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From: (David E. Wallace)
Subject: Re: Revised <inttypes.h> spec ready for review
Date: 10 Sep 1997
Newsgroups: comp.std.c

In article <5ulkj8$>,
Douglas Gwyn  <> wrote:
[On Stupid Pointer Tricks that exploit pointer->integer conversions]:

>Such tricks exploit specific knowledge of an implementation's
>representation(s) of pointers, and are inherently nonportable.
>I'm not proposing to stop nonportable programs from using such
>tricks (when necessary, which is *very* rarely), but rather
>that the C standard stop saying anything about this if what it
>says has no force anyway -- it's just misleading.

>I'm not sure what good it will do you to have a test for the
>existence of an ill-defined intptr_t, for two reasons:
>(a) you still need to know more, namely enough about the
>representation details to find spare bits (if any; they might
>not be available) for your Stupid Pointer Tricks; and
>(b) if you're going to have alternative code for use when there
>is no intptr_t, then you don't need the hackery in the first place.

Ok, I'll take that as a challenge.  I believe the following code is
portable to any implementation where you can store a converted pointer
in an unsigned long, regardless of the details of the implementation's
pointer representation.  No #ifdefs.  You don't necessarily get the
desired performance benefits on architectures that differ from the
assumptions made in the code, but it should compile and run correctly.
In C9X, you could change the typedef to intptr_t, and have
it be portable to any implementation that supports intptr_t, even
if pointers don't fit in an unsigned long.

I cooked up this example based on a conversation with a friend who is
one of the most performance-oriented C programmers I've ever met.  If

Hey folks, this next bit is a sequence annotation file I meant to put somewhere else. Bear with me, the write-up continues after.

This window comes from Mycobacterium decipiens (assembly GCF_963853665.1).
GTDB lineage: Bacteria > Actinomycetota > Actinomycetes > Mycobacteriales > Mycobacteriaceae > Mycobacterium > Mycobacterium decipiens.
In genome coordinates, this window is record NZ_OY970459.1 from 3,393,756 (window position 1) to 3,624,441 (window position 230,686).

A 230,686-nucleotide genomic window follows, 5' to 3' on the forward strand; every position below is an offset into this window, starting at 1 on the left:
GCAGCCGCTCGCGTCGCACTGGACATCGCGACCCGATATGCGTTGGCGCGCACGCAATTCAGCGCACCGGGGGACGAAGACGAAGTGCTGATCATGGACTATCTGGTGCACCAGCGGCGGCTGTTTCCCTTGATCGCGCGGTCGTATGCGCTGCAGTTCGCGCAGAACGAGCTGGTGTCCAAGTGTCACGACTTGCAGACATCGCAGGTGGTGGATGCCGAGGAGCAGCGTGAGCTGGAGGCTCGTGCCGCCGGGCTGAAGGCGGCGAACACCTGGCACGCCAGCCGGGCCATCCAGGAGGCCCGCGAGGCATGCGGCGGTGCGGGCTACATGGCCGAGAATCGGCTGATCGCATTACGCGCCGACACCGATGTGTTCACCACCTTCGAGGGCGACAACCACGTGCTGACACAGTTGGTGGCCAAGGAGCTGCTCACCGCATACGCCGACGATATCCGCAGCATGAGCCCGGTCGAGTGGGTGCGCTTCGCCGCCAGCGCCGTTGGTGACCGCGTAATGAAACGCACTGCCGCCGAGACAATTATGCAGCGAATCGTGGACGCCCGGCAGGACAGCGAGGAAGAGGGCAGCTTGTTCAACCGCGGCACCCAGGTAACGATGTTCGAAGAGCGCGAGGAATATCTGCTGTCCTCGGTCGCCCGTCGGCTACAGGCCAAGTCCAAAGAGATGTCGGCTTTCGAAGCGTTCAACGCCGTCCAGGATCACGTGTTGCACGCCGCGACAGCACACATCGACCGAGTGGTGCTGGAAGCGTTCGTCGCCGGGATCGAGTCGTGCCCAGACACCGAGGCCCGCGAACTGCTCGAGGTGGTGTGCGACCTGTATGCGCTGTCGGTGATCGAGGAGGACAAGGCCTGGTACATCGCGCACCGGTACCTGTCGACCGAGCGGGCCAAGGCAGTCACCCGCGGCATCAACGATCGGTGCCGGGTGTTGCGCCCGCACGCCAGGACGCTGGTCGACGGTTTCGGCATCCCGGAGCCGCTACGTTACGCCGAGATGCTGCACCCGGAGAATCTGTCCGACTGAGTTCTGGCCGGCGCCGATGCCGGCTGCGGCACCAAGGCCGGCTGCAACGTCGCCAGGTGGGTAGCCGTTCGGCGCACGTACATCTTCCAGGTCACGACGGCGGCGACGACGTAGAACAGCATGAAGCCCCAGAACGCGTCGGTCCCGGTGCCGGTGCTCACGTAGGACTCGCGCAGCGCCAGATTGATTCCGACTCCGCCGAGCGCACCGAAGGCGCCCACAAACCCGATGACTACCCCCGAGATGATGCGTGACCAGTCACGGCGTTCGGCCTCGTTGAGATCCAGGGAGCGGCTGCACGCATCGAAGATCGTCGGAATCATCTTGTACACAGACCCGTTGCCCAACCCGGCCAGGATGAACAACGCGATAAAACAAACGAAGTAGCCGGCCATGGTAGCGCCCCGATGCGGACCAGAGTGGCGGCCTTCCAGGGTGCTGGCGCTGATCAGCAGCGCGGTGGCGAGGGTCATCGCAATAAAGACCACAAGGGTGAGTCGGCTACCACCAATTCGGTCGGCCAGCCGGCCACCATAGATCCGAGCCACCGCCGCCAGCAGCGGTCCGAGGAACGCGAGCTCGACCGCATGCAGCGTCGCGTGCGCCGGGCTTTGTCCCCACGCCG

I recall correctly, he claimed he once observed around a 15-20% speedup
on some code of his by cache-aligning certain data structures.  Your mileage
may, and probably will, vary.

I don't normally recommend doing this sort of thing just for the heck of it.
But I can see that there could be some applications where you really
need the performance on some of your target platforms, and are willing
to live with whatever you get on the rest.

Dave W.
#include <stdlib.h>

typedef unsigned long ptrint;  /* int type that can hold a pointer */
typedef long a[4]; /* a is array of 4 longs */
#define NUM_LONGS_IN_A (sizeof(a)/sizeof(long))

int find_num_of_as_to_allocate(void);
void routine_expecting_array_of_alen_as(a arg[]);

/* The following routine allocates an array of alen a objects for
 * the routine routine_expecting_array_of_alen_as to play with.
 * On sane architectures, the code here should align this array
 * to a boundary that is a multiple of sizeof(a) bytes.  This may
 * result in performance improvements if the cache line size is
 * a multiple of sizeof(a) bytes, by forcing each element of a to
 * be cache-aligned.  Performance gains (if any) depend on the access
 * patterns in the above routine, of course.  The code is intended to be
 * strictly conforming, except for architectures where the ptrint typedef can
 * not hold a converted pointer.
 * I do not guarantee that this code is bug-free.  It has, however,
 * been compiled with "gcc -pedantic -ansi -Wall" without warnings.
int main()
        ptrint i;
        int alen, base_offset;
        long *baseptr, *alignptr;

        alen = find_num_of_as_to_allocate();

        /* Allocate one extra array element so we have room to play with
         * the alignment */
        baseptr = malloc((alen + 1) * sizeof(a));

        if (baseptr) {
                i = (ptrint) baseptr;
                base_offset = NUM_LONGS_IN_A - (i % NUM_LONGS_IN_A);

                base_offset = base_offset % NUM_LONGS_IN_A;
                /* This last line is paranoia, in case ptrint becomes a
                 * signed type in the future.  It's unnecessary if you
                 * know that ptrint is guaranteed unsigned.  We now
                 * know that 0 <= base_offset < NUM_LONGS_IN_A. */

                alignptr = baseptr + base_offset;
                /* On sane architectures, where the low-order bits of
                 * a pointer are the byte address, and pointer->int
                 * conversions preserve these bits in the low-order bits
                 * of the converted int, alignptr should now be
                 * an address that is an even multiple of sizeof(a).
                 * On other architectures, this produces a pointer
                 * that is long-aligned, but doesn't necessarily observe
                 * any stricter alignment.

                 routine_expecting_array_of_alen_as((a *)alignptr);
        return 0;
Dave Wallace		(
It is quite humbling to realize that the storage occupied by the longest
line from a typical Usenet posting is sufficient to provide a state space
so vast that all the computation power in the world can not conquer it.

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